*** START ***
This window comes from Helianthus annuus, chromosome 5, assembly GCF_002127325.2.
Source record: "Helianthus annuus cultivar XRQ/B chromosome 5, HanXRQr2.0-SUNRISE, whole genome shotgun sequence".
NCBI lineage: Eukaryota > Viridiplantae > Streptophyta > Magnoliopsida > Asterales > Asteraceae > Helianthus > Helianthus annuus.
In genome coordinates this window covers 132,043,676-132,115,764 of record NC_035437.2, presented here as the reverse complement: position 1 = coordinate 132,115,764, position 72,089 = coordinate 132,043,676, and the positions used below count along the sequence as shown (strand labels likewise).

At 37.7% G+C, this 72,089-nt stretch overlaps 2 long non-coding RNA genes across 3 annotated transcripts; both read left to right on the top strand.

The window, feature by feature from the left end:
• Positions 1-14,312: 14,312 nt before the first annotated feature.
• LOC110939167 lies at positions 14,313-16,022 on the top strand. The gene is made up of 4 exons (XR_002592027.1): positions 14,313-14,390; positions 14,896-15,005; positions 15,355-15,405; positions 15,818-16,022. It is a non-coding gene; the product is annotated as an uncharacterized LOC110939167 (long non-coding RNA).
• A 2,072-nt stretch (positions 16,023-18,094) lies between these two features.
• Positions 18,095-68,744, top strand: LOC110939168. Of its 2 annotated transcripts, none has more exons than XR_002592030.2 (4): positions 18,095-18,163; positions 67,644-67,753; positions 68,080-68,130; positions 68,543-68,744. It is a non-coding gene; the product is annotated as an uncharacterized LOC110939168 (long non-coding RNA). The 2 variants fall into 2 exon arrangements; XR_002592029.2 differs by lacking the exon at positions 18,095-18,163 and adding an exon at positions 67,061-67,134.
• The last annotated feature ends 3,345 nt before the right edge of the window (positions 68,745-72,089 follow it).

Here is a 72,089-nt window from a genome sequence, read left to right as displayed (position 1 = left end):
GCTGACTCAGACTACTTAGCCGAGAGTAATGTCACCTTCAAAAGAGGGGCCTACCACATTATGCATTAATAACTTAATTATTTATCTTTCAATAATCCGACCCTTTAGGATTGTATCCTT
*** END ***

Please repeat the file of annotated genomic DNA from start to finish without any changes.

This window comes from Helianthus annuus, chromosome 5, assembly GCF_002127325.2.
Source record: "Helianthus annuus cultivar XRQ/B chromosome 5, HanXRQr2.0-SUNRISE, whole genome shotgun sequence".
NCBI lineage: Eukaryota > Viridiplantae > Streptophyta > Magnoliopsida > Asterales > Asteraceae > Helianthus > Helianthus annuus.
In genome coordinates this window covers 132,043,676-132,115,764 of record NC_035437.2, presented here as the reverse complement: position 1 = coordinate 132,115,764, position 72,089 = coordinate 132,043,676, and the positions used below count along the sequence as shown (strand labels likewise).

At 37.7% G+C, this 72,089-nt stretch overlaps 2 long non-coding RNA genes across 3 annotated transcripts; both read left to right on the top strand.

The window, feature by feature from the left end:
• Positions 1-14,312: 14,312 nt before the first annotated feature.
• LOC110939167 lies at positions 14,313-16,022 on the top strand. The gene is made up of 4 exons (XR_002592027.1): positions 14,313-14,390; positions 14,896-15,005; positions 15,355-15,405; positions 15,818-16,022. It is a non-coding gene; the product is annotated as an uncharacterized LOC110939167 (long non-coding RNA).
• A 2,072-nt stretch (positions 16,023-18,094) lies between these two features.
• Positions 18,095-68,744, top strand: LOC110939168. Of its 2 annotated transcripts, none has more exons than XR_002592030.2 (4): positions 18,095-18,163; positions 67,644-67,753; positions 68,080-68,130; positions 68,543-68,744. It is a non-coding gene; the product is annotated as an uncharacterized LOC110939168 (long non-coding RNA). The 2 variants fall into 2 exon arrangements; XR_002592029.2 differs by lacking the exon at positions 18,095-18,163 and adding an exon at positions 67,061-67,134.
• The last annotated feature ends 3,345 nt before the right edge of the window (positions 68,745-72,089 follow it).

Here is a 72,089-nt window from a genome sequence, read left to right as displayed (position 1 = left end):
GCTGACTCAGACTACTTAGCCGAGAGTAATGTCACCTTCAAAAGAGGGGCCTACCACATTATGCATTAATAACTTAATTATTTATCTTTCAATAATCCGACCCTTTAGGATTGTATCCTT